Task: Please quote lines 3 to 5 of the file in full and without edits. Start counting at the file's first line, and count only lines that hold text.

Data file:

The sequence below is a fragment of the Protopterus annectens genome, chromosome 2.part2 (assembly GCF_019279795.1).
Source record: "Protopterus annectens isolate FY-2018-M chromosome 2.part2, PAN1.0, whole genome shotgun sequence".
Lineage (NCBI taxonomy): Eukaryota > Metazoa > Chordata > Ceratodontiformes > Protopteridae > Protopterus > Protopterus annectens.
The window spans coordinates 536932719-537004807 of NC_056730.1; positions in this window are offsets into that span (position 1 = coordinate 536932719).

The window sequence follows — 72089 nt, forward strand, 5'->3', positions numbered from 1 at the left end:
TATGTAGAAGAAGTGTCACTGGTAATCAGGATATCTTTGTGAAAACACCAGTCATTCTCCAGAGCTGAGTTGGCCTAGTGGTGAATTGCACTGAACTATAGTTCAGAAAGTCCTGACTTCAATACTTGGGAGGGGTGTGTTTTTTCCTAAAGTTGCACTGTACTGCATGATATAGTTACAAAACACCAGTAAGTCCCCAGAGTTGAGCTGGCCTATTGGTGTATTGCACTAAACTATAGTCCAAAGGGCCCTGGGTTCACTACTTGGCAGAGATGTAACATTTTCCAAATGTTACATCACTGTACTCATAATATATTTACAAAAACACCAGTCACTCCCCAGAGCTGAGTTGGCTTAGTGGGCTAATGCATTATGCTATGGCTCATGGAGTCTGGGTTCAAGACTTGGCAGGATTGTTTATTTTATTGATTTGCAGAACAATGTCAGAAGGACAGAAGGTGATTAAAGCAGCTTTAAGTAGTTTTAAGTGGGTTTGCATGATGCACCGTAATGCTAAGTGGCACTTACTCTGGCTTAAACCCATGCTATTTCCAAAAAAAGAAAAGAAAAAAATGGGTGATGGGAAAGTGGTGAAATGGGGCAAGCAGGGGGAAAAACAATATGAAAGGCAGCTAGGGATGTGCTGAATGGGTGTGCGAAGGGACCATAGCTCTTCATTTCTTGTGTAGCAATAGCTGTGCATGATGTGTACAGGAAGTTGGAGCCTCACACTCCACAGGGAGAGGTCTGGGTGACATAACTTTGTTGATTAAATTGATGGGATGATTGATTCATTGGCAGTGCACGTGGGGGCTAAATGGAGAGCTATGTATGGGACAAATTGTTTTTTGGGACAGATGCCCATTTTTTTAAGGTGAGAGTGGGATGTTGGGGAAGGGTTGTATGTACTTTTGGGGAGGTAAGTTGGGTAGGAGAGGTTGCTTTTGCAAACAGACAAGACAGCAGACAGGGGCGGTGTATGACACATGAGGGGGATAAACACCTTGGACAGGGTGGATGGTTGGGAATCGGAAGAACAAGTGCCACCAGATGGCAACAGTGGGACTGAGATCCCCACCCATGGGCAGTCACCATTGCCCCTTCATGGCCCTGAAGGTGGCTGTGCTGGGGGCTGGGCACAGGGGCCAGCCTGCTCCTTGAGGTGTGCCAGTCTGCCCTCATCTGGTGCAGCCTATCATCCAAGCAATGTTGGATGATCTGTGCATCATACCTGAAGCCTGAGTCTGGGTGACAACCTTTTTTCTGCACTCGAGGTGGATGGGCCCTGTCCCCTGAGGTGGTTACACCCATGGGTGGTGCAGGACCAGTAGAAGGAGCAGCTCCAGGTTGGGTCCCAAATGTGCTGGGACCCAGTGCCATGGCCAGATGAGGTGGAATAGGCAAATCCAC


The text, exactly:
Lineage (NCBI taxonomy): Eukaryota > Metazoa > Chordata > Ceratodontiformes > Protopteridae > Protopterus > Protopterus annectens.
The window spans coordinates 536932719-537004807 of NC_056730.1; positions in this window are offsets into that span (position 1 = coordinate 536932719).

The window sequence follows — 72089 nt, forward strand, 5'->3', positions numbered from 1 at the left end: